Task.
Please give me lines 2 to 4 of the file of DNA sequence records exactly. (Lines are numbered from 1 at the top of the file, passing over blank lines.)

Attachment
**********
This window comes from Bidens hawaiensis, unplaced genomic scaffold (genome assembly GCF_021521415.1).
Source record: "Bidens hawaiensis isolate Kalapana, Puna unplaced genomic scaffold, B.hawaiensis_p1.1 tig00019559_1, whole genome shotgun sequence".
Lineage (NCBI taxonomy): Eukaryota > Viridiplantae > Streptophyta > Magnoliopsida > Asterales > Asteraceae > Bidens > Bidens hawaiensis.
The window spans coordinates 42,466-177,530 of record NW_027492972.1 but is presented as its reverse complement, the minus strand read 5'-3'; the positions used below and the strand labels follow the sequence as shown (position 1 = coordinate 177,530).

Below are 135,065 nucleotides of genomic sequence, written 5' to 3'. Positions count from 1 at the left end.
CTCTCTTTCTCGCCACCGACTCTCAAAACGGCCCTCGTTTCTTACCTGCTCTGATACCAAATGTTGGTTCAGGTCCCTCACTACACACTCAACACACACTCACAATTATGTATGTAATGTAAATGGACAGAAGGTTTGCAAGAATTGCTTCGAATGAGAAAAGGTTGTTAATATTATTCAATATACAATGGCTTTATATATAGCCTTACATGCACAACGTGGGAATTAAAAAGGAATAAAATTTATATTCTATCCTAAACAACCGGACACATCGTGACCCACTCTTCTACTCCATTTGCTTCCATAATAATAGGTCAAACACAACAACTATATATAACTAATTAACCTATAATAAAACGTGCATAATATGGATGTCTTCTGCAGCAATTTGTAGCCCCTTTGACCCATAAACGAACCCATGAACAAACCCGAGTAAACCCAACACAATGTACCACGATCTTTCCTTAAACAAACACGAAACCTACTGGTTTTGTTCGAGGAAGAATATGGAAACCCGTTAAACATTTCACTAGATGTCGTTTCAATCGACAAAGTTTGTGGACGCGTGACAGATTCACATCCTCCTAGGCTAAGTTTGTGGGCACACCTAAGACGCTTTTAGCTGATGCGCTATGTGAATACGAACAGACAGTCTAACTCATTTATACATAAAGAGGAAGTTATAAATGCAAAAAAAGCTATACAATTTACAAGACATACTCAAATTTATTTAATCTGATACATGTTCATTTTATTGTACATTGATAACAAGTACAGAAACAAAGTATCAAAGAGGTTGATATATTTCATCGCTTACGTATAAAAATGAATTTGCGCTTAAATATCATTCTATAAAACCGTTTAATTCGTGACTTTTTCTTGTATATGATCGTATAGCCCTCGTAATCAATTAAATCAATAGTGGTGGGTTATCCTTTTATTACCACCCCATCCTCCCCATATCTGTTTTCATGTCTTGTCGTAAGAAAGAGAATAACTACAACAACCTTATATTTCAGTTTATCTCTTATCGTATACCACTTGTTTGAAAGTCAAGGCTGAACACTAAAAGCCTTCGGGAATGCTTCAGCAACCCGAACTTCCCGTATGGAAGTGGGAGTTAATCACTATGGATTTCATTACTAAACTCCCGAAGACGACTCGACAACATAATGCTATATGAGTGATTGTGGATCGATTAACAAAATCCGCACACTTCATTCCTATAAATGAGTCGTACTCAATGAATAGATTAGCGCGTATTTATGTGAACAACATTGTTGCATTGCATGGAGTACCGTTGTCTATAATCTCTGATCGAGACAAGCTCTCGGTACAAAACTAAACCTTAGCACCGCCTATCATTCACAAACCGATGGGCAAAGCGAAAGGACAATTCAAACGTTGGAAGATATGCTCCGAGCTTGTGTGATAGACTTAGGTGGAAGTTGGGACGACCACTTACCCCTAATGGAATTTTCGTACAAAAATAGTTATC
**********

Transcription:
Source record: "Bidens hawaiensis isolate Kalapana, Puna unplaced genomic scaffold, B.hawaiensis_p1.1 tig00019559_1, whole genome shotgun sequence".
Lineage (NCBI taxonomy): Eukaryota > Viridiplantae > Streptophyta > Magnoliopsida > Asterales > Asteraceae > Bidens > Bidens hawaiensis.
The window spans coordinates 42,466-177,530 of record NW_027492972.1 but is presented as its reverse complement, the minus strand read 5'-3'; the positions used below and the strand labels follow the sequence as shown (position 1 = coordinate 177,530).